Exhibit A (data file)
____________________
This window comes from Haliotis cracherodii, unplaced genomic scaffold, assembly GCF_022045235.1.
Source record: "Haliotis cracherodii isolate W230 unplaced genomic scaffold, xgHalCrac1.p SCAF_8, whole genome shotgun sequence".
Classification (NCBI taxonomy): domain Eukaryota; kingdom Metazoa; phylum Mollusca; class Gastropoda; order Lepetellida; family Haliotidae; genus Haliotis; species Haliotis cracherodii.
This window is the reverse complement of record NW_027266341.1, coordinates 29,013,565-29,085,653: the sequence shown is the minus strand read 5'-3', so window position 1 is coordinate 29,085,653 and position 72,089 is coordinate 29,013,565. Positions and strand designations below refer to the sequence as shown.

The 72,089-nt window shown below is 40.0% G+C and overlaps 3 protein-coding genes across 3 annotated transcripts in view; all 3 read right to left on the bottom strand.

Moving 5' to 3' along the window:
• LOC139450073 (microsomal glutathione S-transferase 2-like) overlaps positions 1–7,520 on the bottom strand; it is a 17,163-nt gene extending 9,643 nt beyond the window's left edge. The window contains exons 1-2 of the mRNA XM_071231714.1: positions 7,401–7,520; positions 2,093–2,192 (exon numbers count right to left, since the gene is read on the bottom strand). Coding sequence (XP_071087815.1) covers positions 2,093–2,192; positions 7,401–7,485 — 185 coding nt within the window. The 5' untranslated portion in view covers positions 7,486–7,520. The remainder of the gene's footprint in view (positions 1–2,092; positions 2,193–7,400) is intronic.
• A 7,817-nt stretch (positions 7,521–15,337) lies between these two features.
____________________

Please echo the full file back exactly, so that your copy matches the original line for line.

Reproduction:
This window comes from Haliotis cracherodii, unplaced genomic scaffold, assembly GCF_022045235.1.
Source record: "Haliotis cracherodii isolate W230 unplaced genomic scaffold, xgHalCrac1.p SCAF_8, whole genome shotgun sequence".
Classification (NCBI taxonomy): domain Eukaryota; kingdom Metazoa; phylum Mollusca; class Gastropoda; order Lepetellida; family Haliotidae; genus Haliotis; species Haliotis cracherodii.
This window is the reverse complement of record NW_027266341.1, coordinates 29,013,565-29,085,653: the sequence shown is the minus strand read 5'-3', so window position 1 is coordinate 29,085,653 and position 72,089 is coordinate 29,013,565. Positions and strand designations below refer to the sequence as shown.

The 72,089-nt window shown below is 40.0% G+C and overlaps 3 protein-coding genes across 3 annotated transcripts in view; all 3 read right to left on the bottom strand.

Moving 5' to 3' along the window:
• LOC139450073 (microsomal glutathione S-transferase 2-like) overlaps positions 1–7,520 on the bottom strand; it is a 17,163-nt gene extending 9,643 nt beyond the window's left edge. The window contains exons 1-2 of the mRNA XM_071231714.1: positions 7,401–7,520; positions 2,093–2,192 (exon numbers count right to left, since the gene is read on the bottom strand). Coding sequence (XP_071087815.1) covers positions 2,093–2,192; positions 7,401–7,485 — 185 coding nt within the window. The 5' untranslated portion in view covers positions 7,486–7,520. The remainder of the gene's footprint in view (positions 1–2,092; positions 2,193–7,400) is intronic.
• A 7,817-nt stretch (positions 7,521–15,337) lies between these two features.